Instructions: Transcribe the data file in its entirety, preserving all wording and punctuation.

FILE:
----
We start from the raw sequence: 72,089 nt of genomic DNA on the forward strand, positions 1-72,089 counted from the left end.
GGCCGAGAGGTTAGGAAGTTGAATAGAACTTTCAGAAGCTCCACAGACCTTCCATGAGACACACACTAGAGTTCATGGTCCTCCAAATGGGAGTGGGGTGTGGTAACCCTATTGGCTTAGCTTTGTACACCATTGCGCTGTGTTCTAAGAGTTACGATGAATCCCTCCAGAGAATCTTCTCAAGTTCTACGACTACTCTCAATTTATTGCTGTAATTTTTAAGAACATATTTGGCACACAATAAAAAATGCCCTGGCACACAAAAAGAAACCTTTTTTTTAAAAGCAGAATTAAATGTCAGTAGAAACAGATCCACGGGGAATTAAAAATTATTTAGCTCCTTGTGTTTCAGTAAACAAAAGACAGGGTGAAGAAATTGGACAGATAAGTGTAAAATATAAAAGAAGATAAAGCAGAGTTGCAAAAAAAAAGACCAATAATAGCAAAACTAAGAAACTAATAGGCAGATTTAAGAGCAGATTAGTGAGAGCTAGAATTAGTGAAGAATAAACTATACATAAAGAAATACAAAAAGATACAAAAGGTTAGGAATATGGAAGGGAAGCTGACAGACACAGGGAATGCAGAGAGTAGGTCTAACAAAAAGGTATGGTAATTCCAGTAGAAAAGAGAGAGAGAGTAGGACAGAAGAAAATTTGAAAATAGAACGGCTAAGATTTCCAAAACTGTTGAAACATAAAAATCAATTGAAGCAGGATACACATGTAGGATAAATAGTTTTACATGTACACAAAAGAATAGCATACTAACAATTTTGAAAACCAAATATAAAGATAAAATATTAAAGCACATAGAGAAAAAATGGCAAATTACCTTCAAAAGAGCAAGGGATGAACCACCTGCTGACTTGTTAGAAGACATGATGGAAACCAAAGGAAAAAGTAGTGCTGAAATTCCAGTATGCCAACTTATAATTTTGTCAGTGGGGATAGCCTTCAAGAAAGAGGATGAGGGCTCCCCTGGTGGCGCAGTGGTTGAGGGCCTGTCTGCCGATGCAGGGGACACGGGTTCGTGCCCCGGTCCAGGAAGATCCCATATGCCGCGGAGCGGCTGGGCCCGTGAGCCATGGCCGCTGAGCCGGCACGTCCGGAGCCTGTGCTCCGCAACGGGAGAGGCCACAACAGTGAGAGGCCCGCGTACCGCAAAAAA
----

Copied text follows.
We start from the raw sequence: 72,089 nt of genomic DNA on the forward strand, positions 1-72,089 counted from the left end.
GGCCGAGAGGTTAGGAAGTTGAATAGAACTTTCAGAAGCTCCACAGACCTTCCATGAGACACACACTAGAGTTCATGGTCCTCCAAATGGGAGTGGGGTGTGGTAACCCTATTGGCTTAGCTTTGTACACCATTGCGCTGTGTTCTAAGAGTTACGATGAATCCCTCCAGAGAATCTTCTCAAGTTCTACGACTACTCTCAATTTATTGCTGTAATTTTTAAGAACATATTTGGCACACAATAAAAAATGCCCTGGCACACAAAAAGAAACCTTTTTTTTAAAAGCAGAATTAAATGTCAGTAGAAACAGATCCACGGGGAATTAAAAATTATTTAGCTCCTTGTGTTTCAGTAAACAAAAGACAGGGTGAAGAAATTGGACAGATAAGTGTAAAATATAAAAGAAGATAAAGCAGAGTTGCAAAAAAAAAGACCAATAATAGCAAAACTAAGAAACTAATAGGCAGATTTAAGAGCAGATTAGTGAGAGCTAGAATTAGTGAAGAATAAACTATACATAAAGAAATACAAAAAGATACAAAAGGTTAGGAATATGGAAGGGAAGCTGACAGACACAGGGAATGCAGAGAGTAGGTCTAACAAAAAGGTATGGTAATTCCAGTAGAAAAGAGAGAGAGAGTAGGACAGAAGAAAATTTGAAAATAGAACGGCTAAGATTTCCAAAACTGTTGAAACATAAAAATCAATTGAAGCAGGATACACATGTAGGATAAATAGTTTTACATGTACACAAAAGAATAGCATACTAACAATTTTGAAAACCAAATATAAAGATAAAATATTAAAGCACATAGAGAAAAAATGGCAAATTACCTTCAAAAGAGCAAGGGATGAACCACCTGCTGACTTGTTAGAAGACATGATGGAAACCAAAGGAAAAAGTAGTGCTGAAATTCCAGTATGCCAACTTATAATTTTGTCAGTGGGGATAGCCTTCAAGAAAGAGGATGAGGGCTCCCCTGGTGGCGCAGTGGTTGAGGGCCTGTCTGCCGATGCAGGGGACACGGGTTCGTGCCCCGGTCCAGGAAGATCCCATATGCCGCGGAGCGGCTGGGCCCGTGAGCCATGGCCGCTGAGCCGGCACGTCCGGAGCCTGTGCTCCGCAACGGGAGAGGCCACAACAGTGAGAGGCCCGCGTACCGCAAAAAA